Is There Anything Wrong With Voting for a Mormon for President?
It's good to heed the apocryphal quote summing up Martin Luther's understanding of civil governance: "I'd rather be ruled by a wise Turk than by a foolish Christian." For some voters, though, there is still danger in casting such a vote. That's because they confuse the role of a President with the role of a pastor. While both are positions of leadership, they serve very different functions.
Mitt Romney fully acknowledged the many distinctions between his Mormon beliefs and traditional Christianity in his May commencement address at Liberty University. "People of different faiths, like yours and mine, sometimes wonder where we can meet in common purpose, when there are so many differences in creed and theology," he said, going on to make the case that the different religions share enough moral convictions to meet in shared service.
Voters should remember that support for any political candidate is support for the exertion of authority in the earthly realm and not leadership in the spiritual realm.
Luther explained that every Christian is a citizen in two kingdoms—a spiritual realm and an earthly realm—but even non-believers are citizens of the earthly kingdom. In one, God's Word is preached, the sacraments are administered, and sins are forgiven. God works through other means, such as natural laws, physical causes, and history, in the earthly realm.
Luther said that while reason cannot fathom the mind of God, it's a tool given by God for managing civic affairs. "Christians are not needed for secular authority. Thus it is not necessary for the emperor to be a saint. It is not necessary for him to be a Christian to rule. It is sufficient for the emperor to possess reason," he wrote.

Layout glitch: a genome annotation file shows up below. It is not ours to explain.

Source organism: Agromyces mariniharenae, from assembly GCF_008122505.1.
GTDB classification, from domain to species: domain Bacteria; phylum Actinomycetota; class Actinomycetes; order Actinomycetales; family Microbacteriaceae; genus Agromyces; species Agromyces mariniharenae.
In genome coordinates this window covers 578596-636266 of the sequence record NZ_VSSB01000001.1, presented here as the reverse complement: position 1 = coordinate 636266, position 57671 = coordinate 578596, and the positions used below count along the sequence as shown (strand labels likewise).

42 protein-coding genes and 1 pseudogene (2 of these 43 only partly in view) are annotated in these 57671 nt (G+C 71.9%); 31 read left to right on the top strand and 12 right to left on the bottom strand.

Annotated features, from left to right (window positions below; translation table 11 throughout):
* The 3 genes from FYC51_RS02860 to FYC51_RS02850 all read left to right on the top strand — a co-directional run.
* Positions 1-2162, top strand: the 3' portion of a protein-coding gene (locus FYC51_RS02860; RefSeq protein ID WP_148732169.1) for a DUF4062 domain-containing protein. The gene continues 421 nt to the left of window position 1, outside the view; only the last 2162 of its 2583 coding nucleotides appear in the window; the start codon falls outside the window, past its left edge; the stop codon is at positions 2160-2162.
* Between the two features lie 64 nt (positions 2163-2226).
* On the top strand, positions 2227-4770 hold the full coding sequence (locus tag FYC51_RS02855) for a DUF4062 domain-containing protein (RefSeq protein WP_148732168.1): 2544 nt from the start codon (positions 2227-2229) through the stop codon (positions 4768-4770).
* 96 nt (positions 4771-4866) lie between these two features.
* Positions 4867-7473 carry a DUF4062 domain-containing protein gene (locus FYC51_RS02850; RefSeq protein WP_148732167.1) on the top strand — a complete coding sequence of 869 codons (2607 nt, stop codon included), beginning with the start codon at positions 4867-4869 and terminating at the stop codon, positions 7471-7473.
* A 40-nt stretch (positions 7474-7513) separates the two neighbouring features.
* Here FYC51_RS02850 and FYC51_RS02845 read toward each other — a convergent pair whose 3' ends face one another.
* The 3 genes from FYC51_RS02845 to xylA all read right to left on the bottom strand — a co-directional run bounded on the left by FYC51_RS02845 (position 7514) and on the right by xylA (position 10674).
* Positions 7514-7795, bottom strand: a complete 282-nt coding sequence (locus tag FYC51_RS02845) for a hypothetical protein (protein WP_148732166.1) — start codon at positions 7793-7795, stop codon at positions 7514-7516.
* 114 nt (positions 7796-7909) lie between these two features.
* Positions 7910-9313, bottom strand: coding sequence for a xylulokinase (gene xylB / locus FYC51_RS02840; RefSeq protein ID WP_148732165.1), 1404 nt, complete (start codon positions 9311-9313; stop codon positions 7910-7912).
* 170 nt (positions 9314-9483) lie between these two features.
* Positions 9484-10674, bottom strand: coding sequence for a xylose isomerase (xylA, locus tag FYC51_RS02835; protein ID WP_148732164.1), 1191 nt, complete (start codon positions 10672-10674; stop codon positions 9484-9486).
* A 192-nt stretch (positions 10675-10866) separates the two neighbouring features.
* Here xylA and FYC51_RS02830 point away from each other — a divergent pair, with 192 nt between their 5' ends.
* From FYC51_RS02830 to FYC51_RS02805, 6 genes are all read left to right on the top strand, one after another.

In the spiritual realm, the gospel—the free forgiveness of sins in Christ Jesus—prevails. By contrast, the earthly kingdom runs on compulsion, law, and force. That contrast between gracious forgiveness and law is the reason that, in Luther's mind, Christians should not seek to put the church in charge of the temporal government or otherwise work through compulsion.
That's not to say that the two realms must be or are in conflict. In fact, they should serve each other. The spiritual realm informs and supports the civil realm by preaching the gospel. Secular rulers serve the spiritual realm by preventing chaos.
It is entirely possible that in the next few months, the country will have its first Mormon President. No matter which man wins the office, it's vitally important that Christians understand that his authority is limited to the secular realm and he should not be viewed as a spiritual leader.
No worries, just vote
Richard Mouw is the author of Talking with Mormons: An Invitation to Evangelicals (Eerdmans, 2012) and numerous articles on Mormonism, and president of Fuller Theological Seminary. He announced he would retire in 2013.
The United States Constitution stipulates that a person's religious affiliation should not be grounds for barring that person from running for public office: "no religious test shall ever be required as a qualification to any office or public trust under the United States." The drafters of that clause showed much wisdom. But we should be clear about the fact that the stipulation applies to a person's right to seek election. It does not tell us as citizens that we cannot think about religious affiliation in deciding whether or not to vote for a given candidate.